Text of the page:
The Act introduces a new Child Safeguarding Practice Review Panel responsible for identifying serious child safeguarding cases and will arrange for those cases to be reviewed where they consider it necessary. Local authorities must notify the Panel of specified events and the Panel will consider whether to review the case. The Act creates a duty on any person to comply with the Panel’s request for information
This is intended to offer better protection for children by ensuring that lessons are learnt from serious child safeguarding cases and it will promote more effective learning at national level from incidences of serious harm.
Section 9 of the Act amends S.1 of the Adoption and Children Act 2002 to include a child’s prospective adopters within the definition of “relative”. This has the effect of recognising that when a child is placed with prospective adopters, that they have established a family life. This strengthens the prospective adopters positive should the courts be faced with any application by birth parents or family members prior to the making of the Adoption Order.
Speed up adoption process
The Act introduces the need for the courts and local authorities to take better account of a child’s need for stability up to the age of 18 when making decisions about their future.
It also places a duty on local authorities and schools to promote educational achievement for adopted children and those in the long-term care of family members or guardians under a Special Guardianship Order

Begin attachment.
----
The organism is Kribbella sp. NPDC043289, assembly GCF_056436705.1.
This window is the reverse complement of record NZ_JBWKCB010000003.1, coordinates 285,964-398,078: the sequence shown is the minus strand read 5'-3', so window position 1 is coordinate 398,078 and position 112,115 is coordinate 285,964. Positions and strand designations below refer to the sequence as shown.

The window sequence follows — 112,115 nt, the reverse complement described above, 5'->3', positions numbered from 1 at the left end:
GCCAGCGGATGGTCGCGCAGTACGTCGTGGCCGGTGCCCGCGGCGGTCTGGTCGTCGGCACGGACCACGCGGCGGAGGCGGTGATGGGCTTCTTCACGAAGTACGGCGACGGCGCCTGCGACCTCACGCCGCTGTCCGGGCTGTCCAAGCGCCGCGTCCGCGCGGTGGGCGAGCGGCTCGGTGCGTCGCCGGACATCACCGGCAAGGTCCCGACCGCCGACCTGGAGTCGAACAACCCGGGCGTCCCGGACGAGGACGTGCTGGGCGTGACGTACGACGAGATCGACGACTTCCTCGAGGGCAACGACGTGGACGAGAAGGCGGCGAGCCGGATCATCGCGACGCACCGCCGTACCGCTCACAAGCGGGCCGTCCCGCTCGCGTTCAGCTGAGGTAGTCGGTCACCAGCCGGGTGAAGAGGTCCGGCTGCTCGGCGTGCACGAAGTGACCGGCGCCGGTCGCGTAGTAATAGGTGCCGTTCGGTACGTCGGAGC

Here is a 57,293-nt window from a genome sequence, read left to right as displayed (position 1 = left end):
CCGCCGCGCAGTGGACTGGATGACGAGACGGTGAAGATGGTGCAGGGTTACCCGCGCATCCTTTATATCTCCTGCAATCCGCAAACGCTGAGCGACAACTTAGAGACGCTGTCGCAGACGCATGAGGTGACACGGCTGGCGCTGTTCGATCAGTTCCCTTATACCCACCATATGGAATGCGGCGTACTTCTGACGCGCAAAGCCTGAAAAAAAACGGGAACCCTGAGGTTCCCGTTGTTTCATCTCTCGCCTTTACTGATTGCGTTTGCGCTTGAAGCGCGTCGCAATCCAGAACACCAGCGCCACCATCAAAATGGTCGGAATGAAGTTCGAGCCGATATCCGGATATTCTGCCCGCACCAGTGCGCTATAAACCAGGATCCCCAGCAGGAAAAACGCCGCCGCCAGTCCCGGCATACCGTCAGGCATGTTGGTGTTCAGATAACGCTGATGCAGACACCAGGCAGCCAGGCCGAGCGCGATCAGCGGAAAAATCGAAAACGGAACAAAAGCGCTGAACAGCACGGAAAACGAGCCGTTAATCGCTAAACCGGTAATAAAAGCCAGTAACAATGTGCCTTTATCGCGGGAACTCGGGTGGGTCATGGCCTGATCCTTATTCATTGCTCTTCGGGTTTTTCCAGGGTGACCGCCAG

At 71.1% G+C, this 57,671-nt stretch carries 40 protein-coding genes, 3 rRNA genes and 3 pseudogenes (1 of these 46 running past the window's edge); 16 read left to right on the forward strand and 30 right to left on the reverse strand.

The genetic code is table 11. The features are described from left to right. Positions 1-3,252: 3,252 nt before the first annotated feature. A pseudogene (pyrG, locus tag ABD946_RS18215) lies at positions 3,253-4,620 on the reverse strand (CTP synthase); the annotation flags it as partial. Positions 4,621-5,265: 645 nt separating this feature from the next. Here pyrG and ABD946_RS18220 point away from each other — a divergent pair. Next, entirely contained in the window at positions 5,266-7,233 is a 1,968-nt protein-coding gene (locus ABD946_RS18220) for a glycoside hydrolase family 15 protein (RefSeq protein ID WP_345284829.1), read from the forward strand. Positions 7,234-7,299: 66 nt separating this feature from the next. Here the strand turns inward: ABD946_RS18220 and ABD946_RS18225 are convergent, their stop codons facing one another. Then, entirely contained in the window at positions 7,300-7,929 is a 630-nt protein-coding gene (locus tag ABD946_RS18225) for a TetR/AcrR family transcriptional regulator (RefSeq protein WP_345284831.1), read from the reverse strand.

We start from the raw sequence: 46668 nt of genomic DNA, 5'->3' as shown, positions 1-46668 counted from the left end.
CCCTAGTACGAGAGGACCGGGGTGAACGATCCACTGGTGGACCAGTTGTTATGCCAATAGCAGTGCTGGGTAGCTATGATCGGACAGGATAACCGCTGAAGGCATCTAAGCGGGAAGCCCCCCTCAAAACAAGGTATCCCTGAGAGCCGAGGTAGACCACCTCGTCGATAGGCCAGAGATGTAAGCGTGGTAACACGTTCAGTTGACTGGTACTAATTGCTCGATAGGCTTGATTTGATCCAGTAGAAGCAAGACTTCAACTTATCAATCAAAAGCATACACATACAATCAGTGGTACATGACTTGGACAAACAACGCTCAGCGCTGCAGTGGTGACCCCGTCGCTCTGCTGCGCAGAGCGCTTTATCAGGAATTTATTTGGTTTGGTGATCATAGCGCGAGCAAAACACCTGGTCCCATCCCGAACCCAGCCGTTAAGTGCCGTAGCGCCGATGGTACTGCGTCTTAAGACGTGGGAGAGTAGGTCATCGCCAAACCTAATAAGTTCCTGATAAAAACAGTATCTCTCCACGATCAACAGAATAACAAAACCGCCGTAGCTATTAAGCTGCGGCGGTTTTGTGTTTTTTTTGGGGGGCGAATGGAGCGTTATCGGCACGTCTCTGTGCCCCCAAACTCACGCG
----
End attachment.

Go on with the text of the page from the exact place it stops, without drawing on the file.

Controversial power to exempt children’s services did not make it in the Act
The Bill included a section that allowed the government to exempt any local authority from any requirement imposed by children’s social care legislation, initially for up to 3 years and then extended for a further 3 years. This meant that further to consultation with LSCB partners, a local authority could result in the local authority seeking further exemptions if it considered a different way of working to achieve a better outcome or the same outcome more efficiently.
The thinking behind this power was that it could assist local authorities to consider the learning from other sectors of what has worked well. However, there was a concern that a local authority by opting for the exemption could be seen as an attempt to create efficiency, could have the potential impact of reduction of services or protection for certain groups of children or families.
After extensive debate was finally removed from and was not included in the final Act.
The Bill proposes many changes which have the potential to support the good work that already takes place in local authorities. The changes relating to vulnerable children will make a real difference to their lives by improving their life chances. It expands the framework of support for looked-after children and those leaving care. The difficulty with the provision of additional services is that they require properly funding backing and at present there is no money allocated. Without the financial support, this will place a greater weight of responsibility on local authorities’ already stretched finances. This will, therefore, place greater burden on local authorities who will have greater statutory responsibilities without the necessary resources.
The changes relating to the social work profession in parts are considered controversial and they should be subject to proper consultation before finalisation. However on a positive note, the changes may have the beneficial impact of increasing public confidence in the profession and for it to be regarded once again as the honourable profession that it is.